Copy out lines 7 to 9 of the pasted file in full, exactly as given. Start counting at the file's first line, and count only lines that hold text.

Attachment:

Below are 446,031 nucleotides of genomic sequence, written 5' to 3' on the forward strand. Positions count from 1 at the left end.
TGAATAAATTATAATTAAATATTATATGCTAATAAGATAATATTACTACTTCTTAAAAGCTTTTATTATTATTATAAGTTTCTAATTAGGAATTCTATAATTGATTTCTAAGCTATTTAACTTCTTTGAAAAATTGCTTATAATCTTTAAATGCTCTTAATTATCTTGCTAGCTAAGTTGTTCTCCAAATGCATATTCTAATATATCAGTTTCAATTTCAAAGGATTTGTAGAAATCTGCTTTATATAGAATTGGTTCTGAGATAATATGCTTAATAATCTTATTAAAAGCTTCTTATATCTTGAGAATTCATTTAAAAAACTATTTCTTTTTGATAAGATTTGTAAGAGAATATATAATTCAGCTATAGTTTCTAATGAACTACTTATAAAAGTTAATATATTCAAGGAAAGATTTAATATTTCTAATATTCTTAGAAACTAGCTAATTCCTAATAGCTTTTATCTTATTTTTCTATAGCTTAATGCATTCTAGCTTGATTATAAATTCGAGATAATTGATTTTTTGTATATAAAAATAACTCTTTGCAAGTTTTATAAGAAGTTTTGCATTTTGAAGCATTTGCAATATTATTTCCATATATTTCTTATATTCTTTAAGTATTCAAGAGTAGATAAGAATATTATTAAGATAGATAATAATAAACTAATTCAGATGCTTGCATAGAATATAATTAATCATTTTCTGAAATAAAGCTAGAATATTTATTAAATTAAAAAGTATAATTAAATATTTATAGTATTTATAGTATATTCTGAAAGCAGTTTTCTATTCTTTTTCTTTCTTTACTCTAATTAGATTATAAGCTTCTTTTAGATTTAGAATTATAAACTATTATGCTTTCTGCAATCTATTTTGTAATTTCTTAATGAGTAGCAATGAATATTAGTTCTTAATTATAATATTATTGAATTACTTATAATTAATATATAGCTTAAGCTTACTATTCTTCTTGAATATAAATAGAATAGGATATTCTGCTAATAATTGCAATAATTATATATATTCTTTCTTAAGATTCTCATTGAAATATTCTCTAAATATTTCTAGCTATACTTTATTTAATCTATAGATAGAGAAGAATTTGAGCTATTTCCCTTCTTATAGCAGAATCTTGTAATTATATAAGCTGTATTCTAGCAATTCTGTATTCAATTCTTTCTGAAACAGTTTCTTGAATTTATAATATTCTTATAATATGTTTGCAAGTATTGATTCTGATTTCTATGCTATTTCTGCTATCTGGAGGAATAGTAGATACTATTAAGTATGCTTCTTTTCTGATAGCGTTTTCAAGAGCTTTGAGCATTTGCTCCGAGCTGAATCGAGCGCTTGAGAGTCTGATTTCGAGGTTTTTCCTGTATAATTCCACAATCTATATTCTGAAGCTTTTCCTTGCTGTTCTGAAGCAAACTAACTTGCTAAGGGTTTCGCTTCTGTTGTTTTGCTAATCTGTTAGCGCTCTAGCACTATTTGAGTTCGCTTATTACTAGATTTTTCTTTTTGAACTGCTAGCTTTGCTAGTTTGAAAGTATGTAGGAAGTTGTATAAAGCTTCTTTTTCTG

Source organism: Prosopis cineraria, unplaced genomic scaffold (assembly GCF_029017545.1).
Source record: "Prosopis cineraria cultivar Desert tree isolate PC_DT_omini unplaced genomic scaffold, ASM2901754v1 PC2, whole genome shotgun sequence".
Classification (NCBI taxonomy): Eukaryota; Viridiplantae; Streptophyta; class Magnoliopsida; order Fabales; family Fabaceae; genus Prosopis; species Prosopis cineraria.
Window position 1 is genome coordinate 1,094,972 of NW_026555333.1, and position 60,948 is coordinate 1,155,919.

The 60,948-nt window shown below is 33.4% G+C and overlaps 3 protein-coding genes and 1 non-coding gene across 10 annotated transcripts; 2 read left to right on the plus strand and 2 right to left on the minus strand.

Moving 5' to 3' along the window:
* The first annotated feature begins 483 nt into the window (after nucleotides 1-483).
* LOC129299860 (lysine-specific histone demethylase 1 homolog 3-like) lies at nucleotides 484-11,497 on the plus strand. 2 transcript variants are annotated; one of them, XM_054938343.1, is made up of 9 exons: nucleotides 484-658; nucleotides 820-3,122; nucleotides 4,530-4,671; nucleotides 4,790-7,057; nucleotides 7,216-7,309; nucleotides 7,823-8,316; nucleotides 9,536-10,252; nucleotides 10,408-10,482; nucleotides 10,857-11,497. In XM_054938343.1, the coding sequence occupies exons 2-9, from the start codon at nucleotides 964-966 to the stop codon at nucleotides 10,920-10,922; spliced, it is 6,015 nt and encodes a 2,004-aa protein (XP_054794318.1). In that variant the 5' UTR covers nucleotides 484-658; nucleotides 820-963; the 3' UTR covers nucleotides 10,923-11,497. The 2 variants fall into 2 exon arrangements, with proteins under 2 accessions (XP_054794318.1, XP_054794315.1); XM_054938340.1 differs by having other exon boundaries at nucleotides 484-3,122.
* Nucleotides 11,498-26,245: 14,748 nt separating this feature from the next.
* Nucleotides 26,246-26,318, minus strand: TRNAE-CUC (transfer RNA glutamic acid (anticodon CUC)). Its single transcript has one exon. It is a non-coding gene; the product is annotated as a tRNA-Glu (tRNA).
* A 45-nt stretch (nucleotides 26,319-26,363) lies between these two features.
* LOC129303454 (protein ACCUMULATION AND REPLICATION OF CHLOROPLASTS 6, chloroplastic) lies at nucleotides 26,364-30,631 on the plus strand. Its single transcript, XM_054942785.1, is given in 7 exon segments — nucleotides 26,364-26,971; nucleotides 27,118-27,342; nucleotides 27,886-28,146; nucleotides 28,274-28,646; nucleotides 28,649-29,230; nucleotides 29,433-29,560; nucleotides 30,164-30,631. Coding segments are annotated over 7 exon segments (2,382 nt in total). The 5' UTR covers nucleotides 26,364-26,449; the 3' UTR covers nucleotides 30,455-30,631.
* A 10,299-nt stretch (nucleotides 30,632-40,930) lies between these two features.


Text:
The 60,948-nt window shown below is 33.4% G+C and overlaps 3 protein-coding genes and 1 non-coding gene across 10 annotated transcripts; 2 read left to right on the plus strand and 2 right to left on the minus strand.

Moving 5' to 3' along the window:
* The first annotated feature begins 483 nt into the window (after nucleotides 1-483).